Starting herbs from seed can seem a little daunting! While we may be used to starting some summer vegetables in the window sill, the idea of starting yarrow, lavender or arnica plants from seed may seem a little mysterious. It doesn’t have to be. Like other plants, you just need to give them what they need and soon you will have a garden overflowing with all your favorite medicinal and aromatic friends!
It helps to know a little bit about how the plants grow in their natural environment, as this will guide the seed propagation. Some seeds need cold to germinate while others crave some warmth and luxury. Some plants, like Catnip, like to be planted where they are to grow and they are happiest planted directly into the ground or garden bed.
Starting Seeds Indoors
- Choose a growing medium. Many experts recommend using a soil-less compost or potting soil. I like to mix some purchased potting soil (for lightness) with compost from my home compost. My theory is that the seeds will start to get acclimated to their future environment from the beginning and I hope it will make them stronger. I don’t know if there is any science to support this, but it works well for me.
- Choose pots, flats, recycled egg containers, or some other clean, proper-sized containers for starting seeds. If you have used them before, be sure they are clean (I like to do a final rinse with white vinegar) so you won’t be spreading any diseases to the new seedlings.
- Check to see if the seeds need any pre-treatment such as freezing or soaking in water. Parsley seed, for example, needs to be soaked in warm water for about 24 hours prior to planting.
- Dampen the soil with a spray bottle or a light watering from a watering can prior to planting.
- Place 2 or 3 seeds in each pot or section. I like to cover them lightly with more damp soil instead of poking them into the soil.
- Give the newly-planted seeds another spritz of water.
- Be sure to label! I like to add the date, so I can keep track of the seedlings' progress. They don’t have to be fancy labels to do the trick.
- Depending on how the plant prefers to germinate, you can cover with plastic wrap, place on a heating pad, put under a grow light, put in a window sill, or start in a greenhouse. The seed packets will tell you the proper temperature for germination and how long you can expect before you see those first leaves - also called cotyledons.
- Keep the soil from drying out by giving it a spritz of water regularly.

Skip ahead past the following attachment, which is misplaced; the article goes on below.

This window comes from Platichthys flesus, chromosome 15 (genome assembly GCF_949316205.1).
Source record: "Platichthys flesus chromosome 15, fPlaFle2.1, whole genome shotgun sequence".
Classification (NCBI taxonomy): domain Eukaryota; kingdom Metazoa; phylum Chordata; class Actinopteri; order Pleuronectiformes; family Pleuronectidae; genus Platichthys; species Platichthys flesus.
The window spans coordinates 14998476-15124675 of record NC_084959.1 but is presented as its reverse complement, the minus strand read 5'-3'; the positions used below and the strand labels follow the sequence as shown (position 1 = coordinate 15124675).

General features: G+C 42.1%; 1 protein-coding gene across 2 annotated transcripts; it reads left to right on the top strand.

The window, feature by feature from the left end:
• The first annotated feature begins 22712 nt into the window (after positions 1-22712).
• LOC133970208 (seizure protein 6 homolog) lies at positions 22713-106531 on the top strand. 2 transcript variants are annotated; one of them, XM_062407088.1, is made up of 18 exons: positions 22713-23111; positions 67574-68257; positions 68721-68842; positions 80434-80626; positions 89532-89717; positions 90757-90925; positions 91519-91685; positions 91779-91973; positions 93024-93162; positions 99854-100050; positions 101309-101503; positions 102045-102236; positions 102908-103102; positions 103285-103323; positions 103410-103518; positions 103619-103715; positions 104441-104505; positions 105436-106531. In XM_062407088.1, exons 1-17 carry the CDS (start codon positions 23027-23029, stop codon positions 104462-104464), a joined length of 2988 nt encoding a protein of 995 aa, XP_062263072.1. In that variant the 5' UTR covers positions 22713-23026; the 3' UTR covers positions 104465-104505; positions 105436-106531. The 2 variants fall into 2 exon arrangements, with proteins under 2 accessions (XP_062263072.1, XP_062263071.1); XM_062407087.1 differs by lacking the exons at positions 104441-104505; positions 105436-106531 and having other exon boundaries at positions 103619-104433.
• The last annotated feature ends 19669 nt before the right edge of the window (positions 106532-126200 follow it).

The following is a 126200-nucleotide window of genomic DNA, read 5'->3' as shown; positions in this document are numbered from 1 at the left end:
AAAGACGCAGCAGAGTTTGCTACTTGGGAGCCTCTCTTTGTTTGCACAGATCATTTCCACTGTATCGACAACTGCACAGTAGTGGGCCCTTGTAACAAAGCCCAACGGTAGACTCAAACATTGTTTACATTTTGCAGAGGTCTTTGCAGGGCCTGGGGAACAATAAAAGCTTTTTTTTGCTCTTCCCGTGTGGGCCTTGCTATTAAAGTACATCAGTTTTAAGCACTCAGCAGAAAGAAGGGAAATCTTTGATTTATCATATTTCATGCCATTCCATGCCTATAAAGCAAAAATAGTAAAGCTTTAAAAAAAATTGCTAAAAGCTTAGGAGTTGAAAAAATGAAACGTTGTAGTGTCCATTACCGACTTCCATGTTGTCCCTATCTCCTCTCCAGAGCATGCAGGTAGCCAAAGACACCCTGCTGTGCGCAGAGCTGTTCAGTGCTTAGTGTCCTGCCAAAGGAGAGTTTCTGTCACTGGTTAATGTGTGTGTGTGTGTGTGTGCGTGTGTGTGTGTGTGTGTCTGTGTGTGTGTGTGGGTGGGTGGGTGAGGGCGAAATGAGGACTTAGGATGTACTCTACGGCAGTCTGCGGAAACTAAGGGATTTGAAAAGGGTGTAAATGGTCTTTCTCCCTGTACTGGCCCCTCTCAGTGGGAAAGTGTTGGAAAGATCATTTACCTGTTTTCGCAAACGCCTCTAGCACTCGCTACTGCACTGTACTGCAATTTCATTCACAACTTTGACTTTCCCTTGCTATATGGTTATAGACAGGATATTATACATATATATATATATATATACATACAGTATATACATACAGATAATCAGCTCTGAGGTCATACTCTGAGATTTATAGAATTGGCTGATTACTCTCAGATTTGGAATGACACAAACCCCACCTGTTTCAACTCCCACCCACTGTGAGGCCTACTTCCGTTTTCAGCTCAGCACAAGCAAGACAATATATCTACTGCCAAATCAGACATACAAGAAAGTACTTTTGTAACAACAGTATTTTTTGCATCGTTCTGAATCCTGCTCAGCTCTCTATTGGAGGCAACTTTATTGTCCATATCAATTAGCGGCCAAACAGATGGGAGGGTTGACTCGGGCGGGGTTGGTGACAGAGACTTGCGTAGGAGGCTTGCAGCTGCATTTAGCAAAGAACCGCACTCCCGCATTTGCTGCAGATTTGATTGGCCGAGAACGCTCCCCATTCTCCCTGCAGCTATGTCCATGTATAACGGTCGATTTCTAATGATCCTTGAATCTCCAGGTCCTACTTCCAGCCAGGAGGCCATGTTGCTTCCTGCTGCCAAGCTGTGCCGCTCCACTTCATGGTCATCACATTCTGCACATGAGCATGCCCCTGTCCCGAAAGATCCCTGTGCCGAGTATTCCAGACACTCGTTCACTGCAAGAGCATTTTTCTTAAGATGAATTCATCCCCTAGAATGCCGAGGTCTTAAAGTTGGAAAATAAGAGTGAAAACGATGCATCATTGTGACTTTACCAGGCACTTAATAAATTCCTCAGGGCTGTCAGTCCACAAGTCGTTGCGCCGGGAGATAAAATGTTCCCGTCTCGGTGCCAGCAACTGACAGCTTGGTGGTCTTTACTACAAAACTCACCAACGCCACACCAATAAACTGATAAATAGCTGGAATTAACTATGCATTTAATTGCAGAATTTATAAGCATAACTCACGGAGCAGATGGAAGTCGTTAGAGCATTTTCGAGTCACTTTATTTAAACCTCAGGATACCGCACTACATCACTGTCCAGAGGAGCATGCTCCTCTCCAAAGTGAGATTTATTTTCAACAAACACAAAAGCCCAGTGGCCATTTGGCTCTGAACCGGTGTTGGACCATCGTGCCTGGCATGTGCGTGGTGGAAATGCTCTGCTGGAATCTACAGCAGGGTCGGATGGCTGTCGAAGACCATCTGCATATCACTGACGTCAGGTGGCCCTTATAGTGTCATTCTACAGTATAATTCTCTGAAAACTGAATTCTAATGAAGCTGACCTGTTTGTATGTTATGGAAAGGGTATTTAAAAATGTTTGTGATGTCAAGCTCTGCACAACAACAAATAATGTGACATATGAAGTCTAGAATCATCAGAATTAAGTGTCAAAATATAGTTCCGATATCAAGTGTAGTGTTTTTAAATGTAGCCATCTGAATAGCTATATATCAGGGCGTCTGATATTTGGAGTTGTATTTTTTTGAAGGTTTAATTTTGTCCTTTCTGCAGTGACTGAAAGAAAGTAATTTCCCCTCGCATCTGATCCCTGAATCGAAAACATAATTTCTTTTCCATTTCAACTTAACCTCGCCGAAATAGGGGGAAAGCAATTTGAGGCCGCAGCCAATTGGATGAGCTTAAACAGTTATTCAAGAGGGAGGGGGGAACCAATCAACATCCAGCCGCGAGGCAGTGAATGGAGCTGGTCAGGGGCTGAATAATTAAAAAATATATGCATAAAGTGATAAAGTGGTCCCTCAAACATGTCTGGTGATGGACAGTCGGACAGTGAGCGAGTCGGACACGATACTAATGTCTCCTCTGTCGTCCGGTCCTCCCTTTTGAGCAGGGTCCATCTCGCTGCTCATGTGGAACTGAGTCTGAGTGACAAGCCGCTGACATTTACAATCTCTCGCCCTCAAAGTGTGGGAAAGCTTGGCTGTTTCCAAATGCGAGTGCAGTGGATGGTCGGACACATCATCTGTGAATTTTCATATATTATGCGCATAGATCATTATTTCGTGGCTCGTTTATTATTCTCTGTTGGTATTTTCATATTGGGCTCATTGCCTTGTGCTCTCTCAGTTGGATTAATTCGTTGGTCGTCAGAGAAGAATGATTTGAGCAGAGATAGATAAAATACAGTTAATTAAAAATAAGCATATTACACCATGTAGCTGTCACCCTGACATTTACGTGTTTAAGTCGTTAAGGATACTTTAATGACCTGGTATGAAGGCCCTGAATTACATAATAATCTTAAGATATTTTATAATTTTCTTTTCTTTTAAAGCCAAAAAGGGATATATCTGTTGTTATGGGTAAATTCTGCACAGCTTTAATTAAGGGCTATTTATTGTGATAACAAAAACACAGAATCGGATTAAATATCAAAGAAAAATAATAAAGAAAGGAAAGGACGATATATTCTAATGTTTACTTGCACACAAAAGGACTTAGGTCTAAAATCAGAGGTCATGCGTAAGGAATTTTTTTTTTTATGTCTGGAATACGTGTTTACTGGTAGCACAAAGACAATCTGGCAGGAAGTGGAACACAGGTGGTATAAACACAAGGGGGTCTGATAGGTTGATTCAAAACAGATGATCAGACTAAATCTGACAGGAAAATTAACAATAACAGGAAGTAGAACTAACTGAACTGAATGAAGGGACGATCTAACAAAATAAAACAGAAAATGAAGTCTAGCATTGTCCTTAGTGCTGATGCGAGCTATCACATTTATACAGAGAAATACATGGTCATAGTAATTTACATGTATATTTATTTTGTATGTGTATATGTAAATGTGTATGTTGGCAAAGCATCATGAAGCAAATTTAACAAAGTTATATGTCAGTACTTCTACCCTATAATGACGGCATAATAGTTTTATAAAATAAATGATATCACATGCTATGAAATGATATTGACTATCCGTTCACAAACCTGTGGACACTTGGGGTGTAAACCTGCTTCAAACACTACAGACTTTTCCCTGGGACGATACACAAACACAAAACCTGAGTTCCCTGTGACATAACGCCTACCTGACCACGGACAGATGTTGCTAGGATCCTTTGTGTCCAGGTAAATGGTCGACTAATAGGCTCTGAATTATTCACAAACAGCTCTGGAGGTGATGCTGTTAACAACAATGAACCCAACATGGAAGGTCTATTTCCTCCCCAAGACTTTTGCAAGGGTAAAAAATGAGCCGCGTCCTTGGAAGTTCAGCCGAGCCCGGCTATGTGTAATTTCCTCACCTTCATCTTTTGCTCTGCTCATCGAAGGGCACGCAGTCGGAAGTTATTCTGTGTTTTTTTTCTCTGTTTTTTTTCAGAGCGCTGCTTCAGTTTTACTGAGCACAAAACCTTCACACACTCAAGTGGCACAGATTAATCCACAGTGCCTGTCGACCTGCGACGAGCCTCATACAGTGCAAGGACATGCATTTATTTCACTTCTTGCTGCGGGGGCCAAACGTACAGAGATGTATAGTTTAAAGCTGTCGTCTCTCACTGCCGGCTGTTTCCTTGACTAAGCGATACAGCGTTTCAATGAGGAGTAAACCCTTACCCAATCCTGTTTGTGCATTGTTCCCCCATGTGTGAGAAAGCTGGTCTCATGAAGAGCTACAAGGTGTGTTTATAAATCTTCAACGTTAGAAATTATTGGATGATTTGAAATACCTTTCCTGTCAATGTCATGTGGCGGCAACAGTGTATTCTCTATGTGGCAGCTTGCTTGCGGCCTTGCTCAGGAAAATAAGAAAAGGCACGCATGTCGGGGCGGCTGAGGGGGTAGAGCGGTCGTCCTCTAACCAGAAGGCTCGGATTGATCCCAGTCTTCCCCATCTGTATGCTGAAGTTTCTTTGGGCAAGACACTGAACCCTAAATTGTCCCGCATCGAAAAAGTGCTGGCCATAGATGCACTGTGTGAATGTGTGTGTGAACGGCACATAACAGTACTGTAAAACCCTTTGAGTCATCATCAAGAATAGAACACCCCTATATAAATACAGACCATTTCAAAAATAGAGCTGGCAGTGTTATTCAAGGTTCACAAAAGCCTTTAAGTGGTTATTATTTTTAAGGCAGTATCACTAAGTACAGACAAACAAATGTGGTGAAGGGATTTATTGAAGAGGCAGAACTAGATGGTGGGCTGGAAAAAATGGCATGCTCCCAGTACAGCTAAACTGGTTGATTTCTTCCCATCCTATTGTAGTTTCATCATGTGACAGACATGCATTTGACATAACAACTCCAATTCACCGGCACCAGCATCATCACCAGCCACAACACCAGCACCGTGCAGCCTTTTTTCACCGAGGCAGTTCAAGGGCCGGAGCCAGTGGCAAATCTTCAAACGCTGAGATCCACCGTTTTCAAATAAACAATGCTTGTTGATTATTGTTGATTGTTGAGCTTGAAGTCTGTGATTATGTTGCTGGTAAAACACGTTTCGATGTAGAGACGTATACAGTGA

- Once the seeds have germinated, remove any plastic covering and adjust the growing conditions to meet the needs of the plant (for example, Basil likes it warm and moist, while Lobelia likes lots of water!) As the seedlings grow, they will either need to be transplanted to a larger pot or out into the garden at the proper time.
Many herb seeds do very well being seeded directly into the garden and some want to be seeded in the late summer or fall so they can winter over and start to grow in the spring. Milk Thistle is a perfect example. In nature, the plant drops the seeds in the late summer and they find homes in the soil where they wait out the winter temperatures and then take off when the spring comes. So, we can scatter the seeds in an out-of-the way corner of the garden (Milk Thistle can cultivate itself rather easily and it can be a bit of bully, so a little diligent containment may be in order) in the autumn and watch for the seedlings the following spring!
While Calendula grows just fine when seeded directly, the seeds don’t do well if they freeze. This is one that I scatter all over the garden, but I wait until early spring and lightly rake the seeds into garden beds. I try to grow some against the warmest corners of the house as that extra warmth will sometimes keep the plants alive through a mild winter. While they love the sun, they don’t mind cool, they just don't like it terribly cold.
We have a bit of information on our website about the best way to propagate the seeds we offer from Horizon Herbs. The seed packets have even more information. There are many wonderful books on growing herbs like Homegrown Herbs and The Medicinal Herb Grower. There is plenty of information about growing herbs from seed, but also information on how to propagate lavender, rosemary, and sage from cuttings!
Growing herbs from seed can be a rewarding and economical way to create the garden of your dreams. I find it helps to remember that many of these herbs are considered “weeds” by many—they thrive in meadows, ditches, along riverbanks and like the wonderful Mullein, along gravely roadsides. If I can give them what they want, they will be as happy in my garden as they are in the wilds!